UK citizens must also have six months’ validity on their passports, and the passport should not be more than 9.5 years old.
Banking, pensions and double taxation
On financial matters, the ambassador said he is not “aware of any changes to our double taxation agreement that will be required because of Brexit. Anyone who falls within the scope of the Withdrawal Agreement will continue to be covered by the social security coordination mechanism that currently exists. If they are receiving a UK pension, they will continue to do so,” Marshall said. Future social security coordination is currently being negotiated.
Recent media stories have highlighted that some UK banks plan to close the accounts of non-resident British nationals.
“Some providers have decided they will not be able to offer accounts. Anyone who is in that situation should by now have been notified of that by their bank,” says Marshall. He’s also confident that those affected will be able to find alternative provisions from other banks, but is unable to indicate which banks will allow non-resident UK nationals to open a new account.
Tariffs on imports still unclear
The news is uncertain for businesses that rely on importing goods from the UK: “Negotiations are ongoing and that includes whether any tariffs will apply. Obviously, our aim is to have an agreement which is zero tariff and zero quota, but potentially that isn’t possible and some goods will be subject to tariffs.”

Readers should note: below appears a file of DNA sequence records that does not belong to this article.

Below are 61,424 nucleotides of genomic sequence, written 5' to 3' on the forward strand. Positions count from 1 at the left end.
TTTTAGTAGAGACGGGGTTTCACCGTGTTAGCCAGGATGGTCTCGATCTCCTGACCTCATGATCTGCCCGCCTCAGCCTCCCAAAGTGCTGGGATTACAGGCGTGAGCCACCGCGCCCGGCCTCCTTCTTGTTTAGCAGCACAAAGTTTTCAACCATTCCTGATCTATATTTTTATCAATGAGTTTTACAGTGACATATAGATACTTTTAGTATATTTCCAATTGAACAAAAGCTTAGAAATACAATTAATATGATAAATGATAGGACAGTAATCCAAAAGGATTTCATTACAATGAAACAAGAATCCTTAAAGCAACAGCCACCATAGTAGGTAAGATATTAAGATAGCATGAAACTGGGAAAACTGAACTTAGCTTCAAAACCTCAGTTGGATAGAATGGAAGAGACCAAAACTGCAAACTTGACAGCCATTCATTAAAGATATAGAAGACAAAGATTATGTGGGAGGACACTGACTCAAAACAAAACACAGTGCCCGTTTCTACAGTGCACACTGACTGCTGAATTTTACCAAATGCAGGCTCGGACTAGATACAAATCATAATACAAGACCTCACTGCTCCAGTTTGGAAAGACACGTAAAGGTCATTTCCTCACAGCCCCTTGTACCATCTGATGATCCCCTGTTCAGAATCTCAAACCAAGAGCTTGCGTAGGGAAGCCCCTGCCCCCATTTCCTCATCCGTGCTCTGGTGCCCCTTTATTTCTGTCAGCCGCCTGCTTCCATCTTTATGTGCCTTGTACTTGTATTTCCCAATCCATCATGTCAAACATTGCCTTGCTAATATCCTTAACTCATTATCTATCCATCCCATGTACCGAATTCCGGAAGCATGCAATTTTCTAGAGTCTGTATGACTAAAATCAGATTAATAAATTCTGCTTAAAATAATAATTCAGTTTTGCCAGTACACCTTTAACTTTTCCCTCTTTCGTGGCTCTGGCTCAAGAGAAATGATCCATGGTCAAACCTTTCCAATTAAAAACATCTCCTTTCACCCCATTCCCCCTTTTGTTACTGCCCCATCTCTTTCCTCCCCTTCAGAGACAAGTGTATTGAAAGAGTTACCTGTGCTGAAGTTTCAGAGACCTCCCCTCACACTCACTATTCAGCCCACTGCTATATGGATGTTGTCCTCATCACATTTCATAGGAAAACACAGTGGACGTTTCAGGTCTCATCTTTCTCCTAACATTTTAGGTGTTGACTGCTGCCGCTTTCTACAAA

Marshall adds that the ability to import goods will continue, but there is “likely to be additional processes that need to be followed and prices may go up. We’ll have to wait and see.”
The Luxembourg Chamber of Commerce and the Belgian-Luxembourg Chamber of Commerce in Great Britain this week organised a webinar for Luxembourg companies exporting to and importing from the UK. British officials from the cabinet office, department of trade, DEFRA and HMRC briefed on issues including customs, VAT, data, and traffic management for trade with the UK from 2021 onwards.
“While some things might be dependent on negotiations, what is clear is that we [the UK] are leaving the single market customs union and there will be formalities,” explains Marshall.
He says that companies may choose to pass on any additional costs, and importers can manage additional processes themselves or use a third party intermediary.
Higher fees at UK universities
Younger British nationals at school in Luxembourg may find themselves subject to international or foreign student fees if they return to Britain for their university education. EU citizens who started their education this autumn will be entitled to pay home fees for the duration of their course, but EU students entering UK universities in 2021 will be subject to international fees.
UK nationals living in the EU will be able to access home fees for a seven-year transition period. After that, they will also pay international fees “in the way a British national who is growing up in America, India or Australia would have to do,” Marshall said.